Rethinking Design for Man & Machine: Q&A with Huemen’s Stephanie Tuttle

Design has an instrumental role in delivering powerful experiences. HARMAN’s mission to unlocking and elevating experiences for a wide range of stakeholders, from automakers and audiophiles to enterprises and consumers, is centered on intelligent and intuitive design. But pushing the limits of creativity in design requires out-of-the-box thinking and that’s at the heart of the work being done at Huemen, our world-class and award-winning design agency that relies on a rich brand legacy and deep technical expertise. To get more details on how the Huemen team focuses on better understanding the relationship between humanity and technology, in an effort to develop incredible design and product innovation, we had a chat with Stephanie Tuttle, Principal Design Researcher for Huemen at HARMAN.

Q. You lead human factors research for Huemen. What does that involve?


Human factors is the study of human and machine interactions, which includes how we’re training humans to use a machine, or designing a machine to work better for humans. In my work, I’ve applied psychological theories with technology to design better experiences. The work we are doing at Huemen in Novi is more focused on the automotive space but we also deal with product design in other industries.

Through this exercise, the one thing I’ve learned is that it is important to link the human experience to the technology that we’re working on. For example, earlier this morning, I was benchmarking a vehicle. In this benchmarking practice, we have a set of usability heuristic principles that we apply, but we use more experiential data points as well. I used research from the hospitality industry to find experience factors that are effective and measurable.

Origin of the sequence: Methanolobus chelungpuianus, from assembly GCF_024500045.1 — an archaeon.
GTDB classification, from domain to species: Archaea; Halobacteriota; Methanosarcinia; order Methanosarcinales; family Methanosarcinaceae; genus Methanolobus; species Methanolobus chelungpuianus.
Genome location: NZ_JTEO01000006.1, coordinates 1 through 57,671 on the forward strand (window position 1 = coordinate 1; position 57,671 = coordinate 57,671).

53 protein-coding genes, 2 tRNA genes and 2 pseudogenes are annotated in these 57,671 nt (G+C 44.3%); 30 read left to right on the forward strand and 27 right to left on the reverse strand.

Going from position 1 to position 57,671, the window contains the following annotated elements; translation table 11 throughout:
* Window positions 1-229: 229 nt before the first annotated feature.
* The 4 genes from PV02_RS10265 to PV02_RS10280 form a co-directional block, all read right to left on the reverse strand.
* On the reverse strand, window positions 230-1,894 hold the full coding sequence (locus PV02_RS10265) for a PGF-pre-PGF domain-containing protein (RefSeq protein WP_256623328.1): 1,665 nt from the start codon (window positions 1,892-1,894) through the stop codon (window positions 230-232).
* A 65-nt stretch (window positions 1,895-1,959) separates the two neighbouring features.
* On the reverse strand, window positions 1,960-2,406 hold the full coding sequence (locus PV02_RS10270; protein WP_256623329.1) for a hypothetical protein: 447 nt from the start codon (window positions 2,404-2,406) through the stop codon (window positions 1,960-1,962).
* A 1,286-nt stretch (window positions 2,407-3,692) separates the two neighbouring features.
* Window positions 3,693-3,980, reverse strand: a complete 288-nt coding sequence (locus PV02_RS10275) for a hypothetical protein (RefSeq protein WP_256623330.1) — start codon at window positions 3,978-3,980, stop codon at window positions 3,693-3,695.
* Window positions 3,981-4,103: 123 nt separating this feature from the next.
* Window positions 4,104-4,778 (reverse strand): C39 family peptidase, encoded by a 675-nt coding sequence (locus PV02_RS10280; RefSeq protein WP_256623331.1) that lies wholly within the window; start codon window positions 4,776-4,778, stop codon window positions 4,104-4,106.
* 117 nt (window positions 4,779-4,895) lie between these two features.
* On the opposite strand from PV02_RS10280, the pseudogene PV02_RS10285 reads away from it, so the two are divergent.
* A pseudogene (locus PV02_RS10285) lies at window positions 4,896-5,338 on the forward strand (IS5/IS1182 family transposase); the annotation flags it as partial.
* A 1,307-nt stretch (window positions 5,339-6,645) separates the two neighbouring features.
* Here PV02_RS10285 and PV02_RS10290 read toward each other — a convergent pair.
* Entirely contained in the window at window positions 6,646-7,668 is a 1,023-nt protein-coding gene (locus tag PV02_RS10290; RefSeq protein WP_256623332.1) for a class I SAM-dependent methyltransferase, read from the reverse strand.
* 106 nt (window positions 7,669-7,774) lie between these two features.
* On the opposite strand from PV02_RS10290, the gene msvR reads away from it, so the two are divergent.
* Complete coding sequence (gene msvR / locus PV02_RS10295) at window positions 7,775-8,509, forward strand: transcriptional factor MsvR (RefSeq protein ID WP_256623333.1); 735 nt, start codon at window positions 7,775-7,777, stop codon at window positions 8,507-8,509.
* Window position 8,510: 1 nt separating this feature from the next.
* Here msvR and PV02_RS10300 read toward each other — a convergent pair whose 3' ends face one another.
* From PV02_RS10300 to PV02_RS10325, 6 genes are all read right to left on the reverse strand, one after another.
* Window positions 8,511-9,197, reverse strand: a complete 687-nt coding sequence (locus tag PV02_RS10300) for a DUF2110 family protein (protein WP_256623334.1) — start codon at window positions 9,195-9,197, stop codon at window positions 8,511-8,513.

We’ve found that these benchmarking vehicles tests are valuable to measure experience factors engagement. Engagement is all about focused attention, how long we’re using a certain product and the sensory experience derived from it. It is about being able to measure all of those objective measures like A) Can we use this without error?...and B) Can we use this while driving? But also address questions like C) Are we enjoying this? …and D) Do we want to use it again?

Combining those two measures gets at what humans are all about. A mix of performance-based, design-based, objective and subjective measures. Human factors research is all about applying a soft science to a hard science.

Q. What type of research are you conducting to help with product design and improvement including user research, expert evaluations, and research reviews?

We like to start out each of our projects with an empathy-driven exercise, basically connecting with the potential users of the product or service, and assess their exact needs and desires. This helps us define the scope and the experience factors of the project. We also do a research review. In this, we see what has been done already that can help us come up with a ‘design thinking’ framework.

Design thinking is an innovation-based creative process where people from across HARMAN come together, and combine resources to really help each other get all the relevant viewpoints and information needed to deal with the problem we’re trying to solve. With this approach, we actually get to know what the real issues are, and also see the underlying opportunities. If there’s a pain point in the traditional design of a given product for a user, we can get that information and use that data to drive innovation and design for the end user. This creates successful outcomes for everyone involved.

Q. What parts of the design process does this research impact?